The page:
- The Washington Times - Thursday, October 27, 2005

Gun-control advocates seemed so certain. When the federal assault-weapons ban expired on Sept. 13, 2004, gun crimes would surge dramatically. Sarah Brady, a leading gun-control advocate, warned it would “arm our kids with Uzis and AK-47s” and “fill” our streets with the weapons. Sen. Charles Schumer ratcheted up the rhetoric, labeling the banned guns “the weapons of choice for terrorists.”

Not only would murder rise, but especially firearm murders. Murder and robbery rates should have gone up faster than other violent-crime rates since they are the crimes in which guns are most frequently used. Only states with their own assault-weapon bans would escape some of the coming bloodshed.

Well, what happened? On Oct. 18, the FBI released the final data for 2004. It shows clearly that in the months after the law sunset, crime went down. During 2004 the murder rate nationwide fell by 3 percent, the first drop since 2000, with firearm deaths dropping by 4.4 percent.

The new data show the monthly crime rate for the United States as a whole during 2004, and the monthly murder rate plummeted 14 percent from August through December. By contrast, during the same months in 2003 the murder rate fell only 1 percent.

Curiously, the seven states that have their own assault-weapons bans saw a smaller drop in murders last year than the 43 states without such laws. States with bans averaged a 2 percent decline in murders. States without bans saw murder rates fall by more than 3.4 percent. Indeed, that, too, suggests that doing away with the ban actually reduced crime.

And the drop in U.S. crime was not just limited to murder. Overall, violent crime also declined last year, according to the FBI, and the complete statistics carry another surprise for gun-control advocates: Murder and robbery rates fell by 3 percent and 4.1 percent, while rapes and aggravated assaults rates fell by only 0.2 and 1.5 percent.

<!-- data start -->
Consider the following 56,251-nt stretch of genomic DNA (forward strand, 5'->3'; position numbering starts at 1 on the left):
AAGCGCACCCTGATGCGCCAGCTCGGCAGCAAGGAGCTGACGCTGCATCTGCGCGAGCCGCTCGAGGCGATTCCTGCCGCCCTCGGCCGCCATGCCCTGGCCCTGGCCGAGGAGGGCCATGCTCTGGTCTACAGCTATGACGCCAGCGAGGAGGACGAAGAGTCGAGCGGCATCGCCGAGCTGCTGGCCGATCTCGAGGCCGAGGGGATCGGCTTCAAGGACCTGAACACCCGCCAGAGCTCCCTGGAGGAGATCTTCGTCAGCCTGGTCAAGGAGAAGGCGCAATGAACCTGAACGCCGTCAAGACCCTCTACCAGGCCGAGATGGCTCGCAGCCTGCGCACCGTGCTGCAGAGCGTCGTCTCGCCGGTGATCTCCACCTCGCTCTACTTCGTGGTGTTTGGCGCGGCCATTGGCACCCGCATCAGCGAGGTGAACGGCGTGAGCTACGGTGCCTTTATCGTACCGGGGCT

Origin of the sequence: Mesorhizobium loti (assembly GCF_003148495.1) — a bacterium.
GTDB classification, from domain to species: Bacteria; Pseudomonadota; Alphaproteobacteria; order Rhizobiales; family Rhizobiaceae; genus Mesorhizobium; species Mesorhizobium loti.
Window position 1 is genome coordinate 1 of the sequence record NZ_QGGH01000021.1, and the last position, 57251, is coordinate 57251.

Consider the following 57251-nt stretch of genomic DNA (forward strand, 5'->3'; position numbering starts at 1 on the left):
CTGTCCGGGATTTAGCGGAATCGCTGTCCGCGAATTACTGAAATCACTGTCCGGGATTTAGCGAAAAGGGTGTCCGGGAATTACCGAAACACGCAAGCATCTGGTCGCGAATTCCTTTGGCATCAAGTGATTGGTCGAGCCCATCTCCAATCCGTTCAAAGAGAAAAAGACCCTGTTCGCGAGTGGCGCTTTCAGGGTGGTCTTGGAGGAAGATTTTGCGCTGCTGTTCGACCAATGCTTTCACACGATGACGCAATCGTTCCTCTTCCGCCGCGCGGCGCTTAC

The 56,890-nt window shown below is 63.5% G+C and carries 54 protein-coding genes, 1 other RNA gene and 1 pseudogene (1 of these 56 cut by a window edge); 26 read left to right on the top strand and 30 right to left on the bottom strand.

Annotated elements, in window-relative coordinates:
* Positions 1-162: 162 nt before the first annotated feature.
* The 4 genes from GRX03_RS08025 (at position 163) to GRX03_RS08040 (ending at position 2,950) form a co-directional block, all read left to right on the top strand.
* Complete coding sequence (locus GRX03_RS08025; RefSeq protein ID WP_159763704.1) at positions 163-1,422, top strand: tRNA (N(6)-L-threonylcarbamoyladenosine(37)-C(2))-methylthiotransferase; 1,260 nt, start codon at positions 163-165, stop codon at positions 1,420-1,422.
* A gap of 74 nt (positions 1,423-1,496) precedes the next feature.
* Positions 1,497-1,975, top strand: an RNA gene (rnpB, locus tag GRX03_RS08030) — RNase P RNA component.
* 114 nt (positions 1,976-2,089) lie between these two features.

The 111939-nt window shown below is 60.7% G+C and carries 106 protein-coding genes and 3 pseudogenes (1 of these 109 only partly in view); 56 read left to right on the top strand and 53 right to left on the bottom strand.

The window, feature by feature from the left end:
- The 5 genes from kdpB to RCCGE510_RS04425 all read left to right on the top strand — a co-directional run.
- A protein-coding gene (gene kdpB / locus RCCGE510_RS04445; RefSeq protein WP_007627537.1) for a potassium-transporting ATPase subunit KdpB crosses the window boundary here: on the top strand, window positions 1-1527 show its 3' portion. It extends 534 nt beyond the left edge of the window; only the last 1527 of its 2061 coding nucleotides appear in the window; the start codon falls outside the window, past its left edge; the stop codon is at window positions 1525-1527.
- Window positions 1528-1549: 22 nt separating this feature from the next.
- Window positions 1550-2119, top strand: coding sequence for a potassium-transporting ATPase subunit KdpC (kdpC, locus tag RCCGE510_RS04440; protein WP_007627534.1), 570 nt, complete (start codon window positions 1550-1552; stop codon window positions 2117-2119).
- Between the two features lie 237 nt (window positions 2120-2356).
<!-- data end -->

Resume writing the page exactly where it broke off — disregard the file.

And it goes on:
Yet, the sky-is-falling types of predictions were not just limited to gun controllers. The media hyped the dangers of “sunsetting” the ban. A search of a computer database of news stories turned up more than 560 articles in the first two weeks of September that expressed fear about ending the ban. It was even part of the presidential campaign: “Kerry blasts lapse of assault-weapons ban,” one headline said. It will be surprising to see any news stories revisit those past claims.

The media really should not have been so wrong about what was going to happen. Not a single published academic study has ever shown that these bans have reduced any type of violent crime. Even research funded by the Clinton administration didn’t find that it reduced violent crime.

And if reporters had actually ever fired guns they wouldn’t have been taken in by the hysteria. There’s nothing unique about the guns that these laws ban. The term assault weapon conjures up images of the fully automatic weapons used by the military, but the weapons in the ban actually function the same as any semiautomatic hunting rifle. They often fire the exact same bullets with the exact same rapidity and produce the exact same damage.

The assault-weapons ban was one of the centerpieces of the Clinton administration and is arguably one of the two most important gun laws passed in the United States. What is so rare is how infrequently these laws are repealed so that we can so clearly test their effect.

The claims of gun-control advocates that the “sky is falling” may get the media’s attention, but fame is fickle. The new FBI crime numbers show that the only casualty from sunsetting the ban has been gun-controllers’ credibility. Letting the law expire has at best only showed its uselessness. The real question is how much longer can the media take such hysteria seriously when it is so at odds with the facts.

John R. Lott Jr., a resident scholar at the American Enterprise Institute, is the author of “More Guns, Less Crime” and “The Bias Against Guns.”

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